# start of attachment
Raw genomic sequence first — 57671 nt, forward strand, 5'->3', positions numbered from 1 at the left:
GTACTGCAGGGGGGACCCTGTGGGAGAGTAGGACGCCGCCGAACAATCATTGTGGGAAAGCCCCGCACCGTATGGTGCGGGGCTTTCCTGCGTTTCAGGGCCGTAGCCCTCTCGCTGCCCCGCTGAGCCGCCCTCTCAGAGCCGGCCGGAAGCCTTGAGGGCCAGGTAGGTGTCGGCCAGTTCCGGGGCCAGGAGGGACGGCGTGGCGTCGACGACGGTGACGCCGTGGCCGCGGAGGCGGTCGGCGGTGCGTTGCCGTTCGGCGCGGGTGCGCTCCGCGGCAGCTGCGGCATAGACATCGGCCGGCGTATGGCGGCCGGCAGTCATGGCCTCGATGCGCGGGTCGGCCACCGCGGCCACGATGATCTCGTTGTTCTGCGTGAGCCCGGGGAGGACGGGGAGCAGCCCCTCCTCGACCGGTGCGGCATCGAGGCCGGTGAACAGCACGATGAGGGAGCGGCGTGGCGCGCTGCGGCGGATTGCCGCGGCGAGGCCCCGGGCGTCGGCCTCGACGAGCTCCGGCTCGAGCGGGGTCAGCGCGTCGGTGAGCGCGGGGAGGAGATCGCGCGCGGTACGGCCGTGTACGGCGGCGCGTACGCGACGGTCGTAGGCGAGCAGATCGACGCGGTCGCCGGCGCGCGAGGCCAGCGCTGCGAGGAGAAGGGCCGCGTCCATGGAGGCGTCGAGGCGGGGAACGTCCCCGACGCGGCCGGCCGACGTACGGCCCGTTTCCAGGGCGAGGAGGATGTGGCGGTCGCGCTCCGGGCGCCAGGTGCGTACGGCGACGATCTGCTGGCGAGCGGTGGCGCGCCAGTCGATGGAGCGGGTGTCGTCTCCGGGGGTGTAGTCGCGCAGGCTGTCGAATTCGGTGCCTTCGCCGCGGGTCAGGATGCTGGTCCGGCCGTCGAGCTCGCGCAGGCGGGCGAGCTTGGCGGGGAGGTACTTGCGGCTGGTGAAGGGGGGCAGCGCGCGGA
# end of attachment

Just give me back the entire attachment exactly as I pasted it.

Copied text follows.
Raw genomic sequence first — 57671 nt, forward strand, 5'->3', positions numbered from 1 at the left:
GTACTGCAGGGGGGACCCTGTGGGAGAGTAGGACGCCGCCGAACAATCATTGTGGGAAAGCCCCGCACCGTATGGTGCGGGGCTTTCCTGCGTTTCAGGGCCGTAGCCCTCTCGCTGCCCCGCTGAGCCGCCCTCTCAGAGCCGGCCGGAAGCCTTGAGGGCCAGGTAGGTGTCGGCCAGTTCCGGGGCCAGGAGGGACGGCGTGGCGTCGACGACGGTGACGCCGTGGCCGCGGAGGCGGTCGGCGGTGCGTTGCCGTTCGGCGCGGGTGCGCTCCGCGGCAGCTGCGGCATAGACATCGGCCGGCGTATGGCGGCCGGCAGTCATGGCCTCGATGCGCGGGTCGGCCACCGCGGCCACGATGATCTCGTTGTTCTGCGTGAGCCCGGGGAGGACGGGGAGCAGCCCCTCCTCGACCGGTGCGGCATCGAGGCCGGTGAACAGCACGATGAGGGAGCGGCGTGGCGCGCTGCGGCGGATTGCCGCGGCGAGGCCCCGGGCGTCGGCCTCGACGAGCTCCGGCTCGAGCGGGGTCAGCGCGTCGGTGAGCGCGGGGAGGAGATCGCGCGCGGTACGGCCGTGTACGGCGGCGCGTACGCGACGGTCGTAGGCGAGCAGATCGACGCGGTCGCCGGCGCGCGAGGCCAGCGCTGCGAGGAGAAGGGCCGCGTCCATGGAGGCGTCGAGGCGGGGAACGTCCCCGACGCGGCCGGCCGACGTACGGCCCGTTTCCAGGGCGAGGAGGATGTGGCGGTCGCGCTCCGGGCGCCAGGTGCGTACGGCGACGATCTGCTGGCGAGCGGTGGCGCGCCAGTCGATGGAGCGGGTGTCGTCTCCGGGGGTGTAGTCGCGCAGGCTGTCGAATTCGGTGCCTTCGCCGCGGGTCAGGATGCTGGTCCGGCCGTCGAGCTCGCGCAGGCGGGCGAGCTTGGCGGGGAGGTACTTGCGGCTGGTGAAGGGGGGCAGCGCGCGGA